It doesn’t get more New York than this: Patti Smith, Laurie Anderson, Debbie Harry and Miley Cyrus (?!) singing “People Have the Power” at Carnegie Hall along with Philip Glass, Ira Glass, Dev Hynes and the Flaming Lips, among others. It happened last night to close out the 25th annual Tibet House benefit.
The concert, launched in 1980 by Allen Ginsberg, Patti Smith, Spalding Gray and longtime artistic director Philip Glass, always packs star power: last year Iggy Pop did a couple of Joy Division songs with three surviving members of the band (and who can forget Iggy unsuccessfully attempting to stage dive in 2010).
No, David Bowie didn’t show up this year, but Flaming Lips did team up with Glass to cover “Warszawa,” the song Bowie and Brian Eno, who wrote it, did with Glass on Low Symphony. That came after a giddy Wayne Coyne, bedecked in face glitter and a rain slicker, covered the Beatles song “She’s Leaving Home” with Juliana Barwick, just as they did on the Lips’ latest album Just a Little Help From My Fwends (Miley, of course, also appeared on that album, so it’s safe to say that when she came on stage later, it was as Coyne’s +1).
Maybe the wildest moment came when Ira Glass read from Allen Ginsberg’s “Wichita Vortex Sutra.” Glass performed the anti-Vietnam poem along with his second cousin Philip on piano, just as Ginsberg did on Hydrogen Jukebox. The Glasses have done the piece before, at the SoHo Apple store in 2010. Last night’s rendition found Ira’s notoriously priggish voice breaking into a raspy bark during the section of the poem where Ginsberg, who composed the poem in a car in Kansas, calls “all Powers of imagination to my side in this auto to make Prophecy, all Lords of human kingdoms to come.” And trust us, watching Ira Glass lose his shit was worth the steep price of admission, which of course went toward Tibet House‘s efforts to promote and preserve Tibetan culture.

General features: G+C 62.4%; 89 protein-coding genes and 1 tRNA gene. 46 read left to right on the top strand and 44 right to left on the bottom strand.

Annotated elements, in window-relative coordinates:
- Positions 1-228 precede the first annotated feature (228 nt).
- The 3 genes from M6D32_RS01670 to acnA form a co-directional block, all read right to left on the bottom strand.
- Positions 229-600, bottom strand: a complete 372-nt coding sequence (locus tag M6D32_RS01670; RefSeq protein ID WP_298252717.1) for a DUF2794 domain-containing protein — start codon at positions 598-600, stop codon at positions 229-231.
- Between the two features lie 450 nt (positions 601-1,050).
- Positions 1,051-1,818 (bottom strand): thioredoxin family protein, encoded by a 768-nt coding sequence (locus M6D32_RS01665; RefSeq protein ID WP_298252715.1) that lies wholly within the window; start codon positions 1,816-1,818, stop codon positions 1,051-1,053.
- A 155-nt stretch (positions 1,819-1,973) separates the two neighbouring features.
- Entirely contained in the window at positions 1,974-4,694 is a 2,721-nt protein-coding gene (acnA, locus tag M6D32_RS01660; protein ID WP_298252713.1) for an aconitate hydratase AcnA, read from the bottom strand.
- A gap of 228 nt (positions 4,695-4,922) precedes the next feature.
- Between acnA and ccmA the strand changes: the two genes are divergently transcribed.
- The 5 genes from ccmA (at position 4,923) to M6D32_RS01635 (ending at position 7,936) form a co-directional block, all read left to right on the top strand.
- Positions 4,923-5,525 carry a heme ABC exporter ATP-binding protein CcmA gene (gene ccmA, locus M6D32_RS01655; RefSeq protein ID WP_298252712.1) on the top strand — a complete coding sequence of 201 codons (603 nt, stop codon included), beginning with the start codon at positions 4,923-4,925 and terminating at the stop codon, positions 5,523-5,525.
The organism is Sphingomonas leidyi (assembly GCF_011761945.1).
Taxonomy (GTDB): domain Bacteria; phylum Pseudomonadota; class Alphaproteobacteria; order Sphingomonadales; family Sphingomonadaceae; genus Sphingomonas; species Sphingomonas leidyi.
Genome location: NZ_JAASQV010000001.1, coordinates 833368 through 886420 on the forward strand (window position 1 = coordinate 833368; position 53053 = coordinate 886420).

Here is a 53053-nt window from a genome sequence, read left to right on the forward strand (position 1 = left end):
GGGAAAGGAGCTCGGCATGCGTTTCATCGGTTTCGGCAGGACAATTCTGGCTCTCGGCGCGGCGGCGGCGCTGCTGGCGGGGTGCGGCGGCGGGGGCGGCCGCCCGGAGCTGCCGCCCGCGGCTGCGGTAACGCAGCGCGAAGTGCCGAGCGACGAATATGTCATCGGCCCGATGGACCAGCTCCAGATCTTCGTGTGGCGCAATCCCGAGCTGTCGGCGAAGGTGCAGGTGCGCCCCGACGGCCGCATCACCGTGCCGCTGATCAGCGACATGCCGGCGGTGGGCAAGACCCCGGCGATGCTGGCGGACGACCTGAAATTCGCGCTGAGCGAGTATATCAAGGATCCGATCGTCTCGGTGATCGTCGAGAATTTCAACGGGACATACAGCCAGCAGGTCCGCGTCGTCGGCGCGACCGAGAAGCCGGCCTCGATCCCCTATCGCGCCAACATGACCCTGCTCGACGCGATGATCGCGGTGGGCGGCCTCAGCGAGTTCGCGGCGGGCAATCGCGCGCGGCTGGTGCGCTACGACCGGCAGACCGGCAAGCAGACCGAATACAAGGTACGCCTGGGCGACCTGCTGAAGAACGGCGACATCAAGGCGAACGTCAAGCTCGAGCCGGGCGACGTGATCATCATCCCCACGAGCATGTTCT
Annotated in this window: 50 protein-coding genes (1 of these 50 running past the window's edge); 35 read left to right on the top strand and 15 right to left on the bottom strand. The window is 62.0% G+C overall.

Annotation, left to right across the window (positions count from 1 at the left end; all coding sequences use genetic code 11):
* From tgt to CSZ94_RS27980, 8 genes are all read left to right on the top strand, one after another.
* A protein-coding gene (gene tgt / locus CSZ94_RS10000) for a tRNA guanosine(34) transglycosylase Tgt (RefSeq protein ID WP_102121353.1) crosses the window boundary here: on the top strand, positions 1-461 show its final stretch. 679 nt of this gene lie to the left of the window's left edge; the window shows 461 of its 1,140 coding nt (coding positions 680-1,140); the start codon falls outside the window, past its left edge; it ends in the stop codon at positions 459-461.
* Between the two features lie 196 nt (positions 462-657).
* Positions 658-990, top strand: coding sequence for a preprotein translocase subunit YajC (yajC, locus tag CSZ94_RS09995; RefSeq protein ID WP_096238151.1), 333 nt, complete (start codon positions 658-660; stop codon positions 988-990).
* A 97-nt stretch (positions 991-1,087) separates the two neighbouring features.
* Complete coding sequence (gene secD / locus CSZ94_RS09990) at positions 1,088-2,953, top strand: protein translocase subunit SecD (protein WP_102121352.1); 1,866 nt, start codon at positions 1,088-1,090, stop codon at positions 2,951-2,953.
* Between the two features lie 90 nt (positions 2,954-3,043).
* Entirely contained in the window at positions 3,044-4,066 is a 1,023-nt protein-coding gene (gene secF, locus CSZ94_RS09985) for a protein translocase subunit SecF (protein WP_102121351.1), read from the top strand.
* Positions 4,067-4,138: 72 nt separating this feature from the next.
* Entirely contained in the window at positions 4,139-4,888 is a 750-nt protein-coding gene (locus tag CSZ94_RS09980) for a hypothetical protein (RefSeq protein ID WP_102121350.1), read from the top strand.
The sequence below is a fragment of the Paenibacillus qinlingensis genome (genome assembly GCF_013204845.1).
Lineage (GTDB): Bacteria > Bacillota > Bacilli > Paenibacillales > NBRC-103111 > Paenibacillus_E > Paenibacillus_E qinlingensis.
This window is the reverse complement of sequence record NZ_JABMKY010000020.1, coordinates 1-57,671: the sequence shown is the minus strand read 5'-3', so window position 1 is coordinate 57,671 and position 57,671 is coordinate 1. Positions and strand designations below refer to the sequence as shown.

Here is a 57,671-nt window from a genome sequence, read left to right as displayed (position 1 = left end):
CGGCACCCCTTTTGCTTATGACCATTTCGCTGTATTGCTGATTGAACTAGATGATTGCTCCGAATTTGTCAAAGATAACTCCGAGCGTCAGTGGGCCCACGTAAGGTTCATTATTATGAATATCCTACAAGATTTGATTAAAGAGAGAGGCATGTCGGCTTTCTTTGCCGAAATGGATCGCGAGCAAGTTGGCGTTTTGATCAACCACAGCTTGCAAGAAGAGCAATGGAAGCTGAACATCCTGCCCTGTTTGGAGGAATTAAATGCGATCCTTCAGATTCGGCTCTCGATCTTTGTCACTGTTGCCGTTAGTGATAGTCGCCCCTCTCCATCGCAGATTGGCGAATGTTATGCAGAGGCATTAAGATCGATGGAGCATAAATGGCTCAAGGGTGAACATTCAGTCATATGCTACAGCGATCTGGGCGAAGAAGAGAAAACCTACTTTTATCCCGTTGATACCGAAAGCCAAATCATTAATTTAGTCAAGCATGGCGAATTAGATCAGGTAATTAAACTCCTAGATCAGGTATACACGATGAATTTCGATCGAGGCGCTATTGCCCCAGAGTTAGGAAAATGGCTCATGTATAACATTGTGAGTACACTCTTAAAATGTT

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Side note: according to the liner notes of Hydrogen Jukebox, Ginsberg and Philip Glass decided to put “Wichita Vortex Sutra” to music when they bumped into each other in the St. Mark’s Bookshop in 1988.
But enough about Ginsberg, let’s talk about some of the downtown legends who are still with us and played last night. First up, Laurie Anderson performed a violin duet and read her “Story About a Story,” about “the time I discovered that most adults have no idea what they’re talking about and also that they have no problem saying whatever comes to mind even if it’s vaguely true or not.” She went on to tell the story of breaking her back while high diving when she was 12, and defying the doctor who said she’d never walk again. The tale has a surprise ending, which you can read here.
Next, Philip Glass’s East Village neighbor Dev Hynes, aka Blood Orange (who also happens to be the Strand’s favorite customer) did a few numbers with the Scorchio Quartet, which accompanied other acts as well. After a couple of out-of-towners played (Ashley MacIsaac with the Celtic fiddling, Tenzin Choegyal with some Tibetan orchestral numbers, and Sturgill Simpson with the country-folk), Debbie Harry was up. Wearing gold lame pants and accompanied by Blondie keyboardist Matt Katz-Bohen, she kicked things off with a Chris Stein number, then ran through Katz-Bohen’s “Rose By Any Name” off of Blondie’s latest album, and closed with the night’s crowdpleaser: “Heart of Glass,” which was dedicated, of course, to Philip.
Finally, Patti Smith, with her daughter on piano, honored the Dalai Lama’s forthcoming 80th birthday by reading a poem she wrote for him, “a small entreaty” (it’s reprinted in an interview she did with Thurston Moore). Then she was joined by Lenny Kaye et al for a rousing version of “Gandhi.” Her calls of “it’s not a name, it’s an idea” had the crowd on its feet even before her rendition of “People Have the Power” got all of the night’s performers back on stage. Last time we heard this anthem it was in Rockaway, and James Franco and Michael Stipe were in on it. This time, Miley came out wearing a designer jumpsuit and a beatific grin, prompting some of her young fans to rush the stage. Watch the video and look for her to the right of guitarist Lenny Kaye; she’s eventually summoned to the mic by Coyne for a quartet with Glass and Steven Drozd of the Flaming Lips.
By the way, if you think Miley mingling with Patti, Debbie, and Laurie is weird, Coyne tells USA Today that the Flaming Lips are working on a song with her and — who else — Yoko Ono.